updated 03:05 pm EDT, Mon March 31, 2008
iMac display suit
Kabateck Brown Kellner, LLP, a law firm out of Los Angeles, California, has filed suit against Apple on behalf of a class of users claiming that the computer maker "deceptively marketed" the 20-inch iMac by purporting improved display performance, though the device's monitor is allegedly of "inferior" quality. The suit claims that the monitors are incapable of displaying "millions of colors," despite Apple's marketing claims. "Apple is duping its customers into thinking they're buying 'new and improved' when in fact they're getting stuck with 'new and inferior,'""said Brian Kabateck, Managing Partner of Kabateck Brown Kellner. "Beneath Apple's 'good guy' image is a corporation that takes advantage of its customers. Our goal is to help those customers who were deceived and make sure Apple tells the truth in the future."
The "millions of colors" claim stems from the assertion that while 24-inch iMacs display 16,777,216 colors on 8-bit, in-plane switching (IPS) screens, as did the previous generation of 20-inch iMacs, the new 20-inch iMac monitors display 98 percent fewer colors (262,144).
The suit also alleges that the screens used in 24-inch and 20-inch iMacs respectively are of radically different technology. "The 20-inch iMacs feature 6-bit twisted nematic film (TN) LCD screens, the least expensive of its type.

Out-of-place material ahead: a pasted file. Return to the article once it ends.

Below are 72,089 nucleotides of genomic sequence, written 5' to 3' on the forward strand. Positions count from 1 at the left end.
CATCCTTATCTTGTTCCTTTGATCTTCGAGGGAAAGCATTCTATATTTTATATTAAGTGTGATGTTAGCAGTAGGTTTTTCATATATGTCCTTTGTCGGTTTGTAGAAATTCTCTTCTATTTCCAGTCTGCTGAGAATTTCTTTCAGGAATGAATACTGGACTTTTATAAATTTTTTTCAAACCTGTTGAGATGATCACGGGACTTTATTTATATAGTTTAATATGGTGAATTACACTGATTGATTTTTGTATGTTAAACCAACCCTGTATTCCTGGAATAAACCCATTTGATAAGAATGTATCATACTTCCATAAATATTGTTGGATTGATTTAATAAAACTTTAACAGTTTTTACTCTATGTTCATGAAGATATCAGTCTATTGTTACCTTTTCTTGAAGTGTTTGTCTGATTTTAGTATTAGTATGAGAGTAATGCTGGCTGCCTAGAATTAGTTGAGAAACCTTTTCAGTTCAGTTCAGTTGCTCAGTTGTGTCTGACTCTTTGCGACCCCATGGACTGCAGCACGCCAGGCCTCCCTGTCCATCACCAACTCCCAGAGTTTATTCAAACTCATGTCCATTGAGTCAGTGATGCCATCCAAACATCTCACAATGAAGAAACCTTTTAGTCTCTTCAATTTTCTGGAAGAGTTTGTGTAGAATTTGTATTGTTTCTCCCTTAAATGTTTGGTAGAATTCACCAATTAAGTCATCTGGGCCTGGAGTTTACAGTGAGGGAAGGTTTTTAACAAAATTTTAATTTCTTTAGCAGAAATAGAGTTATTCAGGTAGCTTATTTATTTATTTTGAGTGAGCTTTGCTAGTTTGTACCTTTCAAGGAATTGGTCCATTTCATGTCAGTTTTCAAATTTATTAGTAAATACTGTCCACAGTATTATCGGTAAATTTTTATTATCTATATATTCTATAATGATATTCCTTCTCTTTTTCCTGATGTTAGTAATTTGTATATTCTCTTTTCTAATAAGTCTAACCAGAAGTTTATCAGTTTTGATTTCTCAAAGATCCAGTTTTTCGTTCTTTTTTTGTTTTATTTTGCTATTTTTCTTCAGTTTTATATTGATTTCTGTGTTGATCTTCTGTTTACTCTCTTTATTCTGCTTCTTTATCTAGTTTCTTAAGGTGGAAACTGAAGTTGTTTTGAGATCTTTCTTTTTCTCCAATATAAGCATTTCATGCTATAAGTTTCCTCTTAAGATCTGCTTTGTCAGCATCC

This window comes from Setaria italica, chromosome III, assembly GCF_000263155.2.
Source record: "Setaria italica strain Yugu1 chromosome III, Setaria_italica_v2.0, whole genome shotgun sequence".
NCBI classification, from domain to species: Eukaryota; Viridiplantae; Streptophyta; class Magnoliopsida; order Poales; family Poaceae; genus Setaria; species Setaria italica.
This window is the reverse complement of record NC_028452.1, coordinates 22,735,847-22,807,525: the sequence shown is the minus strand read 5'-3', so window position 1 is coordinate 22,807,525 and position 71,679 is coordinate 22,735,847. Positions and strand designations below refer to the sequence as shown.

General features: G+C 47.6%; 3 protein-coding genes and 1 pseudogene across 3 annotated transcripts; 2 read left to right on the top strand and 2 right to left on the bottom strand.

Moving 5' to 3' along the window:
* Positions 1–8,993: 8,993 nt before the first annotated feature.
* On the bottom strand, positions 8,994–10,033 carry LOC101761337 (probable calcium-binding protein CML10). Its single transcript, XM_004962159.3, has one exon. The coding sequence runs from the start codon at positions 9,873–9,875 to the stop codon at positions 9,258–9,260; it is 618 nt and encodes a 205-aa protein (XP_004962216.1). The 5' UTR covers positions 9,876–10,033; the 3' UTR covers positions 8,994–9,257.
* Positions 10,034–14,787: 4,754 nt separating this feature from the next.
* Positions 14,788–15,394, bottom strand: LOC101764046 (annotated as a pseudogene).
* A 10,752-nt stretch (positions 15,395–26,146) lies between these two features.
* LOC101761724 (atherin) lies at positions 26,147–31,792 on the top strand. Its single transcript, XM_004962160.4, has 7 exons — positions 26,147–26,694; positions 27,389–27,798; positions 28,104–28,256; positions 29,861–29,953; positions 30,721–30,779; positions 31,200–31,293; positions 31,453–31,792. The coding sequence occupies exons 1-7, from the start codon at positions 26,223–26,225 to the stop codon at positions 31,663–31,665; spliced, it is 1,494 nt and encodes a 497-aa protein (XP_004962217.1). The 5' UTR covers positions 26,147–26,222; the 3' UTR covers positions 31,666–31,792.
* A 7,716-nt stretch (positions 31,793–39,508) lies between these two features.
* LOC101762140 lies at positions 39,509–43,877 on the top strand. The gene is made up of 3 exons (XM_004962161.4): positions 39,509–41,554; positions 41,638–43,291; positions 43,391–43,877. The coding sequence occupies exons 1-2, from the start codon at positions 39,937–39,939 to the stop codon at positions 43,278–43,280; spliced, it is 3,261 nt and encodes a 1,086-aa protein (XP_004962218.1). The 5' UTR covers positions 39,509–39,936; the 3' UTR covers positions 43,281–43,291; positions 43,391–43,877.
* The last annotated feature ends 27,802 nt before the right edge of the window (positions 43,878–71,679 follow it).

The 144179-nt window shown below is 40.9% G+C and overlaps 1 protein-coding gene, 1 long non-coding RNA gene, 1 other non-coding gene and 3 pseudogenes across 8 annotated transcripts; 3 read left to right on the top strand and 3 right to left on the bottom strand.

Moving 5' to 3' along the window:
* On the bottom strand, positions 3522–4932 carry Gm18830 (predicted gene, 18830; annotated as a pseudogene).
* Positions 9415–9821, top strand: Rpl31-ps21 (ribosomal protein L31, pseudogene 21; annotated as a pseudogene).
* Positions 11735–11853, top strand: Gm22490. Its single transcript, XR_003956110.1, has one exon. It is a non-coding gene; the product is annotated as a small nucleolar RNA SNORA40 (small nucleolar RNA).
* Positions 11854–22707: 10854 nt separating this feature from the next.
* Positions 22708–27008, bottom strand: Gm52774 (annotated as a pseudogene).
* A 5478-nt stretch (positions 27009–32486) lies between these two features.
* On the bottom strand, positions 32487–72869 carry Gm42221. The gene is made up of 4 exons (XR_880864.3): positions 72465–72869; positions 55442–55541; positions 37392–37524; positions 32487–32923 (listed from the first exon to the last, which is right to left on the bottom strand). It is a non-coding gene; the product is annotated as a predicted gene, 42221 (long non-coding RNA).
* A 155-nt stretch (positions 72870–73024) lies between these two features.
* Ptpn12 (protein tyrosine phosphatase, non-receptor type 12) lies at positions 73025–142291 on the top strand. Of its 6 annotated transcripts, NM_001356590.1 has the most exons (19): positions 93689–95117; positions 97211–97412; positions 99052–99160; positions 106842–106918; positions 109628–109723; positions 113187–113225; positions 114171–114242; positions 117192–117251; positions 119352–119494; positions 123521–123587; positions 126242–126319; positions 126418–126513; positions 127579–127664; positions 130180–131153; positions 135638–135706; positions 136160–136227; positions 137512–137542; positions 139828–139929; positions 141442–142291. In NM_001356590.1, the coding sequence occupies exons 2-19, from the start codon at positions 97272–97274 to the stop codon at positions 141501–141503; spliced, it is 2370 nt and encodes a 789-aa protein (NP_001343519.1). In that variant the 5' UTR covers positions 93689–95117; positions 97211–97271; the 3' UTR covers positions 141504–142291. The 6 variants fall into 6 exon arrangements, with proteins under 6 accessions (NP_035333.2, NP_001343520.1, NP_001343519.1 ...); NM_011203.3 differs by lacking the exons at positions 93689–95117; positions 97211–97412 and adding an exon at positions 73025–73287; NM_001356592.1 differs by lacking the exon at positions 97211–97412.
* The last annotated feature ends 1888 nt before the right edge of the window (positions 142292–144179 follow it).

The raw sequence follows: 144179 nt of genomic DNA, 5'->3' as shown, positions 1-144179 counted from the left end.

The 20-inch iMac's TN screens have a narrower viewing angle, less color depth, less color accuracy and are more susceptible to washout across the screen," a statement issued by Kabateck Brown Kellner suggests.
"Apple is squeezing more profits for itself by using cheap screens and its customers are unwittingly paying the price," Kabateck said.
Apple recently agreed to an out-of-court settlement in a long-running lawsuit over the MacBook and MacBook Pro. Two California photographers, Fred Greaves and Dave Gatley, filed the class action suit in May of last year, over Apple's claim that the Pro could display "millions of colors." According to the filing, the reality is that Apple fakes the notebooks' color range through software dithering, and yet offers the extended color option in a Mac OS X drop-down menu, without any mention of software emulation.